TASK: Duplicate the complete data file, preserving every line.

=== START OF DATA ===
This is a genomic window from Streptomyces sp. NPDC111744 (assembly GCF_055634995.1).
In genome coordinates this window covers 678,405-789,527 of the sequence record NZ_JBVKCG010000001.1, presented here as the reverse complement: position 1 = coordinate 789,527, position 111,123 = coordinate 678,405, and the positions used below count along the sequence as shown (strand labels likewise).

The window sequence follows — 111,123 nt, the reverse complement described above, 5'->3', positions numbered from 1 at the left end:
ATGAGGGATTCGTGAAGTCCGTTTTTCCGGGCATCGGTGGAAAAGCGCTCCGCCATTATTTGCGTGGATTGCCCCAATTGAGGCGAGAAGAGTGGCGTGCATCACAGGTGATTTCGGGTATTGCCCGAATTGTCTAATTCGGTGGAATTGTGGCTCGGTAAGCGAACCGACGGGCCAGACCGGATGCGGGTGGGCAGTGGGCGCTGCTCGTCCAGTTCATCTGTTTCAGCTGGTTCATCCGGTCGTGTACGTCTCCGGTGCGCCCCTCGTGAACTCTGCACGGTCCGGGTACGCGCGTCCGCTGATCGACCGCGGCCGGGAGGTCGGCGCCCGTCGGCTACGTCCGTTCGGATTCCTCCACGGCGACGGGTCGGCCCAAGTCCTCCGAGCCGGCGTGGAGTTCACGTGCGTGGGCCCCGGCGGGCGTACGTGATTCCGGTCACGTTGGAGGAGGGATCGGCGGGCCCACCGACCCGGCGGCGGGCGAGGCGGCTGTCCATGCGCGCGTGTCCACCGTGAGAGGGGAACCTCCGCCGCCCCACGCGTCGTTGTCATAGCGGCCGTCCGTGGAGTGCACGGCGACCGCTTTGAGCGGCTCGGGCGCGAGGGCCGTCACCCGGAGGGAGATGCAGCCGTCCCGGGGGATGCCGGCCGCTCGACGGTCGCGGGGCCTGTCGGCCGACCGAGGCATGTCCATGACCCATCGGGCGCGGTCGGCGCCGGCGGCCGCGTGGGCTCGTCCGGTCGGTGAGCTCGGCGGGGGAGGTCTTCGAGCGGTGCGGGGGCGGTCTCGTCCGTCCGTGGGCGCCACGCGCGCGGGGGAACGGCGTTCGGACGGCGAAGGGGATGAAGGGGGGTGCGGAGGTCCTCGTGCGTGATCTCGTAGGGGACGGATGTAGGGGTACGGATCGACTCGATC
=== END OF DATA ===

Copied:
This is a genomic window from Streptomyces sp. NPDC111744 (assembly GCF_055634995.1).
In genome coordinates this window covers 678,405-789,527 of the sequence record NZ_JBVKCG010000001.1, presented here as the reverse complement: position 1 = coordinate 789,527, position 111,123 = coordinate 678,405, and the positions used below count along the sequence as shown (strand labels likewise).

The window sequence follows — 111,123 nt, the reverse complement described above, 5'->3', positions numbered from 1 at the left end:
ATGAGGGATTCGTGAAGTCCGTTTTTCCGGGCATCGGTGGAAAAGCGCTCCGCCATTATTTGCGTGGATTGCCCCAATTGAGGCGAGAAGAGTGGCGTGCATCACAGGTGATTTCGGGTATTGCCCGAATTGTCTAATTCGGTGGAATTGTGGCTCGGTAAGCGAACCGACGGGCCAGACCGGATGCGGGTGGGCAGTGGGCGCTGCTCGTCCAGTTCATCTGTTTCAGCTGGTTCATCCGGTCGTGTACGTCTCCGGTGCGCCCCTCGTGAACTCTGCACGGTCCGGGTACGCGCGTCCGCTGATCGACCGCGGCCGGGAGGTCGGCGCCCGTCGGCTACGTCCGTTCGGATTCCTCCACGGCGACGGGTCGGCCCAAGTCCTCCGAGCCGGCGTGGAGTTCACGTGCGTGGGCCCCGGCGGGCGTACGTGATTCCGGTCACGTTGGAGGAGGGATCGGCGGGCCCACCGACCCGGCGGCGGGCGAGGCGGCTGTCCATGCGCGCGTGTCCACCGTGAGAGGGGAACCTCCGCCGCCCCACGCGTCGTTGTCATAGCGGCCGTCCGTGGAGTGCACGGCGACCGCTTTGAGCGGCTCGGGCGCGAGGGCCGTCACCCGGAGGGAGATGCAGCCGTCCCGGGGGATGCCGGCCGCTCGACGGTCGCGGGGCCTGTCGGCCGACCGAGGCATGTCCATGACCCATCGGGCGCGGTCGGCGCCGGCGGCCGCGTGGGCTCGTCCGGTCGGTGAGCTCGGCGGGGGAGGTCTTCGAGCGGTGCGGGGGCGGTCTCGTCCGTCCGTGGGCGCCACGCGCGCGGGGGAACGGCGTTCGGACGGCGAAGGGGATGAAGGGGGGTGCGGAGGTCCTCGTGCGTGATCTCGTAGGGGACGGATGTAGGGGTACGGATCGACTCGATC